Sept. 22 (Bloomberg) -- Axa Rosenberg Group LLC’s co-founder Barr M. Rosenberg agreed to pay $2.5 million to settle claims by the U.S. Securities and Exchange Commission, which accused him of securities fraud for concealing a coding error in his firm’s investment model.
Rosenberg, 68, who learned of the error in June 2009, directed others to conceal it and didn’t inform clients until April 2010, according to a statement on the agency’s website. Rosenberg agreed to a lifetime securities industry ban, the SEC said.
Axa Rosenberg, a unit of Paris-based insurer Axa SA, last year said it overhauled its management team after learning of the error, which cost clients $217 million in losses. Rosenberg stepped down as part of the overhaul, while Axa Rosenberg in February repaid clients the $217 million in losses and agreed to pay the SEC a $25 million fine.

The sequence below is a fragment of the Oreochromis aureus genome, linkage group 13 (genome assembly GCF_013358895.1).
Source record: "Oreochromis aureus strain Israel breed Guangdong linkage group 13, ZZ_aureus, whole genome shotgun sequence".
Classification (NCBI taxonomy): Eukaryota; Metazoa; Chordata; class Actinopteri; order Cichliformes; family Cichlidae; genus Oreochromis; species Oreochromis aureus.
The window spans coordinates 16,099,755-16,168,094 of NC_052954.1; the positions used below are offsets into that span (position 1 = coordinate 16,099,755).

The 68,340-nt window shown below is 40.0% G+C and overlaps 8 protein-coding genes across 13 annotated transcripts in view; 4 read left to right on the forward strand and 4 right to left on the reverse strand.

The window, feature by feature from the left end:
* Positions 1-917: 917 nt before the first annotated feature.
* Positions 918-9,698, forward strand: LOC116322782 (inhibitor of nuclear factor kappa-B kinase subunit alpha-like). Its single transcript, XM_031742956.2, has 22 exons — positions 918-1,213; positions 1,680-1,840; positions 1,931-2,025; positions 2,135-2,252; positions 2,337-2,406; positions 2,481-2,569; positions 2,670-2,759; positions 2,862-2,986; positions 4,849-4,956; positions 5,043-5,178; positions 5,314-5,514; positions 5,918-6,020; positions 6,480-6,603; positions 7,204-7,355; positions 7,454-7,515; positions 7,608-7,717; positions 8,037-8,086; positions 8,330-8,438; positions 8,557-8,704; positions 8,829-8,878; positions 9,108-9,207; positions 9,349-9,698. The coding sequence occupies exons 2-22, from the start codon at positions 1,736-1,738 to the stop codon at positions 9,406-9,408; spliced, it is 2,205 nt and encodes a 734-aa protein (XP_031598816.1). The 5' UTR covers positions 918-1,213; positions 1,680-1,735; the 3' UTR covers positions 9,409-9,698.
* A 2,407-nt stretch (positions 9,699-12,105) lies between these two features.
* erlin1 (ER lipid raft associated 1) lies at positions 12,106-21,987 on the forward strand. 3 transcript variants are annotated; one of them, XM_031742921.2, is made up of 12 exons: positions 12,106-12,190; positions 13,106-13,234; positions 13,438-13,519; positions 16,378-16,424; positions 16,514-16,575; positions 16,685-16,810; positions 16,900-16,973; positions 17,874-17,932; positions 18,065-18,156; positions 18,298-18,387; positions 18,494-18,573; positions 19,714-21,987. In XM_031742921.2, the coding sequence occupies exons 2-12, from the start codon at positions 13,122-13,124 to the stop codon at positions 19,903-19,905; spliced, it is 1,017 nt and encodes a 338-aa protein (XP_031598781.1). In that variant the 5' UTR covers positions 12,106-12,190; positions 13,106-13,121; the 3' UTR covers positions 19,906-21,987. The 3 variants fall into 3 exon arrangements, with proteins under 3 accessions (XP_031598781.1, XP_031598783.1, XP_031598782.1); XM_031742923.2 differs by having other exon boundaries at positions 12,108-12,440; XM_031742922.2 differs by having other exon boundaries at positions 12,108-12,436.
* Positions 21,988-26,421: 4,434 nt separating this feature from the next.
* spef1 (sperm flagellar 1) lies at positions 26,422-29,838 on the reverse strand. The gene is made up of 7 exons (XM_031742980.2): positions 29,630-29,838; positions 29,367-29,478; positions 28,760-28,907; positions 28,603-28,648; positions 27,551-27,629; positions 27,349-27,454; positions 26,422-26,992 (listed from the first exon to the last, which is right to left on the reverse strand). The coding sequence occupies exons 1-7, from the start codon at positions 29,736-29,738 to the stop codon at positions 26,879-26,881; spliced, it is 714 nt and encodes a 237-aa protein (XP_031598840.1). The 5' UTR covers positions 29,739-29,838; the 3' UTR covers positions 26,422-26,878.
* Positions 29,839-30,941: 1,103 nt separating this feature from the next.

“Investors in quant funds trust their advisers to develop, maintain and operate the quant models that drive a fund’s performance,” Bruce Karpati, co-chief of the SEC enforcement’s asset-management unit, said in today’s statement. “Rosenberg betrayed investors when he failed to disclose the material coding error.”
Jonathan Bass, an attorney for Rosenberg, said his client “is distressed by the events that occurred at Axa Rosenberg.”
“He never acted with any intention to cause harm to Axa Rosenberg clients or to gain any advantage or benefit for himself,” Bass, a partner with Coblentz, Patch, Duffy & Bass LLP in San Francisco, said in a telephone interview. “He is relieved that the matter is now concluded.”
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